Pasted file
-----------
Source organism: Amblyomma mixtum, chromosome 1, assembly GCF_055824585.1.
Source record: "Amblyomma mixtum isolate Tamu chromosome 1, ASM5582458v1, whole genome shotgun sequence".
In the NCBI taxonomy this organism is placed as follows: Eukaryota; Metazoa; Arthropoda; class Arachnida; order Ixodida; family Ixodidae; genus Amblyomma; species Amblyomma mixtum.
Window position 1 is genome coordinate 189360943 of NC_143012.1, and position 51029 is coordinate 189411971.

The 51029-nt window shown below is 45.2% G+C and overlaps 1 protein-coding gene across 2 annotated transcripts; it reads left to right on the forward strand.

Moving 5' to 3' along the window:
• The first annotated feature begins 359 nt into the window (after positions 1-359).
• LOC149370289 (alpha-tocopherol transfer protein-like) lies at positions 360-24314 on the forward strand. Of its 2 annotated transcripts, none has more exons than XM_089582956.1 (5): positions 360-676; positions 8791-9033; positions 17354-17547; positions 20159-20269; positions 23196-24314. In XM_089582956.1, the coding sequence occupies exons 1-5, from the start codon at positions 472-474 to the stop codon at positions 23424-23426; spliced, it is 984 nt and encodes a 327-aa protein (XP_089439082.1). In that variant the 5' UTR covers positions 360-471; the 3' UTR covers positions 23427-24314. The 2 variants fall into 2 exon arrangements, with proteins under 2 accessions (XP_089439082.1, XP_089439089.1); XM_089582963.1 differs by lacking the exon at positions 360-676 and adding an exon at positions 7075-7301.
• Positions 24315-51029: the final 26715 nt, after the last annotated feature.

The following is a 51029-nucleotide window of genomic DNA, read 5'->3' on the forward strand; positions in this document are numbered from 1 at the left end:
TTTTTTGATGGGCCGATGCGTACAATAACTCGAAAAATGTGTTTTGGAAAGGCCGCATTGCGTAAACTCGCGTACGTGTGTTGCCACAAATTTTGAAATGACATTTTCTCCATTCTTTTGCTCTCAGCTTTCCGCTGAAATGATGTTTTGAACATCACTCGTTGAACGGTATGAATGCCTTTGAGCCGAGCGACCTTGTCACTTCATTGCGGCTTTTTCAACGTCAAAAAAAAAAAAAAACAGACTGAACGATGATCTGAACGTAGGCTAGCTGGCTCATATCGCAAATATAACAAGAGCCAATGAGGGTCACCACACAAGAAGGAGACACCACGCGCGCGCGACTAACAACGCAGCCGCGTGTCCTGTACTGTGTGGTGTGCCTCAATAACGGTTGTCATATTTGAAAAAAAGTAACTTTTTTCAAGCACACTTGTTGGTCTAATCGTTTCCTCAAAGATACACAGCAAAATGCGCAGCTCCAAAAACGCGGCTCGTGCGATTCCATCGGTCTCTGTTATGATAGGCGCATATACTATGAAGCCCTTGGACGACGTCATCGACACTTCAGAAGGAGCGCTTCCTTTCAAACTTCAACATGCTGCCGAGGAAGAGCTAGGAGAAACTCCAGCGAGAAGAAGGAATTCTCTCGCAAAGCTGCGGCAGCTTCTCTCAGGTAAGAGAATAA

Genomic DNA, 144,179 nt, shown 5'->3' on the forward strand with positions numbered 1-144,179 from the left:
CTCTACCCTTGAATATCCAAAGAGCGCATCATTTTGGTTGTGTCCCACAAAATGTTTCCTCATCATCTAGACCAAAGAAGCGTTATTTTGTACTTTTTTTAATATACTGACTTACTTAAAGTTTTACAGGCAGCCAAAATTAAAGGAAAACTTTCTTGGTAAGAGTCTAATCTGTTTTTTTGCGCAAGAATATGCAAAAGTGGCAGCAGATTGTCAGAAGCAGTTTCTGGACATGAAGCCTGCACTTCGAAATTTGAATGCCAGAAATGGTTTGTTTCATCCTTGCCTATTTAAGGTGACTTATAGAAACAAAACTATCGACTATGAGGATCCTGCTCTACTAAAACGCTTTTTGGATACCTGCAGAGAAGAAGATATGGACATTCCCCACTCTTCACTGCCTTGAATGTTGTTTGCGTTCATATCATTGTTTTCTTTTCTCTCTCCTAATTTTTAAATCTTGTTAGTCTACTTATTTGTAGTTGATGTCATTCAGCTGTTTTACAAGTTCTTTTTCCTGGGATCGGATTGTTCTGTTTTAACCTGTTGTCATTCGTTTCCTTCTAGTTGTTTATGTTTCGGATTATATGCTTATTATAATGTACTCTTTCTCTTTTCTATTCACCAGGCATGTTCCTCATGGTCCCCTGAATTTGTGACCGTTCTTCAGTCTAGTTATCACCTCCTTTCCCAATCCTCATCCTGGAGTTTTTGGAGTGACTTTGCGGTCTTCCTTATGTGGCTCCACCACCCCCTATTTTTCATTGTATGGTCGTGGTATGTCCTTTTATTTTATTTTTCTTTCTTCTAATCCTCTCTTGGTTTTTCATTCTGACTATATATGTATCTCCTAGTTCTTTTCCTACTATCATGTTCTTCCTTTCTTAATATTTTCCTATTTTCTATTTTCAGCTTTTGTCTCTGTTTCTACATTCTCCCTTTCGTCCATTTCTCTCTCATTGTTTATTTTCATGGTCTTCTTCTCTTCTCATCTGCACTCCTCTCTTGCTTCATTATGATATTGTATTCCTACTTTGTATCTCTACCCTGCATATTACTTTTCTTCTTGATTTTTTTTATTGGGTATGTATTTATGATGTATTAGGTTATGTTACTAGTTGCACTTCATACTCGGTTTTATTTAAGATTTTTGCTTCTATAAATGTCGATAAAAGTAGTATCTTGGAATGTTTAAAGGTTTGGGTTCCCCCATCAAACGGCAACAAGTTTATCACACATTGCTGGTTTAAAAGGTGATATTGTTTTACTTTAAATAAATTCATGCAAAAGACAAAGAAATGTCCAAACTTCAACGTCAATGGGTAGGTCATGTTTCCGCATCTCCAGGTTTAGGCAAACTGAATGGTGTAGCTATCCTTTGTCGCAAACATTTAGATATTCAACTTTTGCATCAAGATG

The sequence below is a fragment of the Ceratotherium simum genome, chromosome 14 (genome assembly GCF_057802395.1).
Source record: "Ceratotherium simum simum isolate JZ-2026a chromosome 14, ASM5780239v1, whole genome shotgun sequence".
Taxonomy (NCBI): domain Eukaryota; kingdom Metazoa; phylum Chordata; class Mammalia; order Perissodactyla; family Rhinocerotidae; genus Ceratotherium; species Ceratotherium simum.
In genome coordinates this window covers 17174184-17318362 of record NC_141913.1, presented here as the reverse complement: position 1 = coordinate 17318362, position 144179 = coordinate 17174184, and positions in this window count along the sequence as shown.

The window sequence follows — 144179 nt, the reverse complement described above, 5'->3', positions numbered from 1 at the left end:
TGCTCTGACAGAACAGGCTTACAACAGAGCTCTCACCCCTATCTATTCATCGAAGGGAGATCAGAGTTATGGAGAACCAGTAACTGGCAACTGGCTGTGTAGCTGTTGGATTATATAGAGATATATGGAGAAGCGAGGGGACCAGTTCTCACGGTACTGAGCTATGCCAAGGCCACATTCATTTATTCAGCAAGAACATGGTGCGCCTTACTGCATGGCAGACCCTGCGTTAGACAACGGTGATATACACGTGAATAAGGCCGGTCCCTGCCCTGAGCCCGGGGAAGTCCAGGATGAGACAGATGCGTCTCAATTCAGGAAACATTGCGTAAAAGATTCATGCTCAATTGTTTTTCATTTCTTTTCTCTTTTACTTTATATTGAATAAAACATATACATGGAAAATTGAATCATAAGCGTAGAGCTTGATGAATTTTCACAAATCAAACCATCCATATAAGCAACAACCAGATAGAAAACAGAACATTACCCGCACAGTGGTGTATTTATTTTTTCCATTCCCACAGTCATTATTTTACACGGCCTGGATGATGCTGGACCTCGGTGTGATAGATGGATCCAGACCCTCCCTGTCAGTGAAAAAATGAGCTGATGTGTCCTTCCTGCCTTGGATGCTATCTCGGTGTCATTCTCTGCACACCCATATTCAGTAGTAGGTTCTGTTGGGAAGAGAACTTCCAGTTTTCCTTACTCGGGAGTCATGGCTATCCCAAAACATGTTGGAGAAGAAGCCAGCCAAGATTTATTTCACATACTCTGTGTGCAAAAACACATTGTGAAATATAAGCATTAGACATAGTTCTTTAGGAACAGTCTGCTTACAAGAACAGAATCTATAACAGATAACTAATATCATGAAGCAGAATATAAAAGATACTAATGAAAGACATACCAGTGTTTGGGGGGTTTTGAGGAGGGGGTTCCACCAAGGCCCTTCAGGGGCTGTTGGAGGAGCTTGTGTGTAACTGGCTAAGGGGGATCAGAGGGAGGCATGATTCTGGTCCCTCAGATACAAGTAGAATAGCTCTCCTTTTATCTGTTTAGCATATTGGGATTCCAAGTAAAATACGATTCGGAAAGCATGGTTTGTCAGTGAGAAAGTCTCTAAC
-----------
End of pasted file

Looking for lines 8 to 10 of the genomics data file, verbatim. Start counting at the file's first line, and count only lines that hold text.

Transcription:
• LOC149370289 (alpha-tocopherol transfer protein-like) lies at positions 360-24314 on the forward strand. Of its 2 annotated transcripts, none has more exons than XM_089582956.1 (5): positions 360-676; positions 8791-9033; positions 17354-17547; positions 20159-20269; positions 23196-24314. In XM_089582956.1, the coding sequence occupies exons 1-5, from the start codon at positions 472-474 to the stop codon at positions 23424-23426; spliced, it is 984 nt and encodes a 327-aa protein (XP_089439082.1). In that variant the 5' UTR covers positions 360-471; the 3' UTR covers positions 23427-24314. The 2 variants fall into 2 exon arrangements, with proteins under 2 accessions (XP_089439082.1, XP_089439089.1); XM_089582963.1 differs by lacking the exon at positions 360-676 and adding an exon at positions 7075-7301.
• Positions 24315-51029: the final 26715 nt, after the last annotated feature.

The following is a 51029-nucleotide window of genomic DNA, read 5'->3' on the forward strand; positions in this document are numbered from 1 at the left end: